Well, that escalated quickly.
Only nine days ago, quarterback Robert Griffin III remained entrenched as the starter in D.C. After nearly beating the Vikings in his return from a dislocated ankle, Griffin had two weeks to get ready for a gimme putt against the Buccaneers.
And then Tampa won by 20, Griffin looked horrible in the process, and coach Jay Gruden launched a public campaign against Griffin that laid the foundation for Tuesday’s news that Gruden had benched Griffin — even though Gruden said after a closer-than-expected game in San Francisco that Gruden had “every intent” to start Griffin at Indianapolis.
With the report that Griffin has been benched for the second time in less than a year comes the news (from the same reporter) that Griffin “still appears to be a significant part” of the team’s “long-term plan.”
Sure he is. He’s a significant part of the team’s long-term plan because the long-term plan is to trade him for draft picks who will become part of the long-term plan.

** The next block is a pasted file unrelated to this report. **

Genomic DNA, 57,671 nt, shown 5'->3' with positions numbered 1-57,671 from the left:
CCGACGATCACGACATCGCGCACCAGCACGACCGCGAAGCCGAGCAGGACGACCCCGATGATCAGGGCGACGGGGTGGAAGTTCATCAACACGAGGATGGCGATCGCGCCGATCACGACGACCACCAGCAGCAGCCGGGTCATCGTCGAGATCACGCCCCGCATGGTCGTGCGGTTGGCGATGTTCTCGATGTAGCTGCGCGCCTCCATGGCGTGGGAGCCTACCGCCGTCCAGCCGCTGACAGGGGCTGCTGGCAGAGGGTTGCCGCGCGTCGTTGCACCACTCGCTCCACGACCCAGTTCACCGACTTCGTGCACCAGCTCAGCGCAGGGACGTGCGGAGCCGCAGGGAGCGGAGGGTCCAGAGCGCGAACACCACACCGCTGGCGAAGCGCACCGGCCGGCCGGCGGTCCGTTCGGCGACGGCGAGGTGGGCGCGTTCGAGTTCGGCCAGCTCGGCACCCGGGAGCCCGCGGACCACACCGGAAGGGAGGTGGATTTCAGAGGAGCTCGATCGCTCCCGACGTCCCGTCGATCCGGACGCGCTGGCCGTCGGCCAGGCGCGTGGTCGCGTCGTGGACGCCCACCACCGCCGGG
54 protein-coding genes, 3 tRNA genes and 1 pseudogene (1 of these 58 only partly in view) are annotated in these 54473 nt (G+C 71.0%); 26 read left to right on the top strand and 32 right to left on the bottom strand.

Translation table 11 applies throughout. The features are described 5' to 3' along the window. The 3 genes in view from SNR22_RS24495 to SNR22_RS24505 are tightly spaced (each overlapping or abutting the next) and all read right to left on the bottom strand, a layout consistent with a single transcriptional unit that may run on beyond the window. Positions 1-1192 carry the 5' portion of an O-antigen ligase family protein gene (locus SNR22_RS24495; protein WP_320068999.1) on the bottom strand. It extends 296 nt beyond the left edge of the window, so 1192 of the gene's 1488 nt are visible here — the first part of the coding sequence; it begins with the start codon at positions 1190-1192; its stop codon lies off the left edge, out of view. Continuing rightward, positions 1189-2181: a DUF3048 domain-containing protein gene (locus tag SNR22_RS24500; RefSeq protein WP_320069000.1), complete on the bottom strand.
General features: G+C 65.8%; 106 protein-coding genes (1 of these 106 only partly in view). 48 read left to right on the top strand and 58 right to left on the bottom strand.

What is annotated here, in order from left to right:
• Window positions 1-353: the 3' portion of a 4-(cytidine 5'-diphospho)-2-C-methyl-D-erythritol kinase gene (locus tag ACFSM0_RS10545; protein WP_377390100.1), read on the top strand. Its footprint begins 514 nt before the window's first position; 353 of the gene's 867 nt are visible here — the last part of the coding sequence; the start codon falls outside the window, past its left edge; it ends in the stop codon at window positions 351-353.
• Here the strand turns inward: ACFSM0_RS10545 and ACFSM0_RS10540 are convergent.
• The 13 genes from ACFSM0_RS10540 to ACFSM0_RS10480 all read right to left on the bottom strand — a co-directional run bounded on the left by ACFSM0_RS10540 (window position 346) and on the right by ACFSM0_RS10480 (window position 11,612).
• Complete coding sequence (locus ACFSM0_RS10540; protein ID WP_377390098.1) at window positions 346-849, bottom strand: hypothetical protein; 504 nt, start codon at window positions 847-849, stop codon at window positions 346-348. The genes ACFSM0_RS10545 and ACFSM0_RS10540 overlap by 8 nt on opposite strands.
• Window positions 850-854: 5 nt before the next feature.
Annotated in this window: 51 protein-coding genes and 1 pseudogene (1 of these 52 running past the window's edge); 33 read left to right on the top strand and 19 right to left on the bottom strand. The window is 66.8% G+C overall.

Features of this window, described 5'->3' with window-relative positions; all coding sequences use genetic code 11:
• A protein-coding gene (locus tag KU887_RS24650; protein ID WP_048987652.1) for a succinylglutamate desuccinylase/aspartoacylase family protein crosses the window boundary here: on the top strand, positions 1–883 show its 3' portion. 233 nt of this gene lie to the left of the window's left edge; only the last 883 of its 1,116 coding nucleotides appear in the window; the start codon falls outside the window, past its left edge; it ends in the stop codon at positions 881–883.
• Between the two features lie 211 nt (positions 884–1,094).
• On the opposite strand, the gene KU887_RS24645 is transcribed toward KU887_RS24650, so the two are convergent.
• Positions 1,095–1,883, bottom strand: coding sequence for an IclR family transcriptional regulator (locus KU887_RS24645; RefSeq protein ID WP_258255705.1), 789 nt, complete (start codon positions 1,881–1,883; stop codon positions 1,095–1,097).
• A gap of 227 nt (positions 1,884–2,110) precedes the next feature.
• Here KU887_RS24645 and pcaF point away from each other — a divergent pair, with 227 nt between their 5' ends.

There’s no way the bridge can be rebuilt again in 2015, not after former coach Mike Shanahan cast Griffin aside and now current coach Jay Gruden has done the same thing. Unless Gruden gets fired after one year (it’s not as outlandish a proposition as it would seem), Griffin won’t want to return to Washington next season, where at a minimum he’ll have to win via open competition during the offseason, training camp, and preseason a job his head coach currently thinks he isn’t suited for.
So look for Griffin to quietly begin clamoring to be traded or cut. Trading him makes the most sense, because if he’s cut it’s likely he’ll land in Philly with Chip Kelly, with a strong incentive to do everything possible to make Washington look like it made a mistake with the guy on whom Washington made a mistake by giving up three first-round picks and a second-round pick.
And if the team resists giving Griffin what he wants, maybe he’ll decide to finally share his personal opinion about the team’s nickname.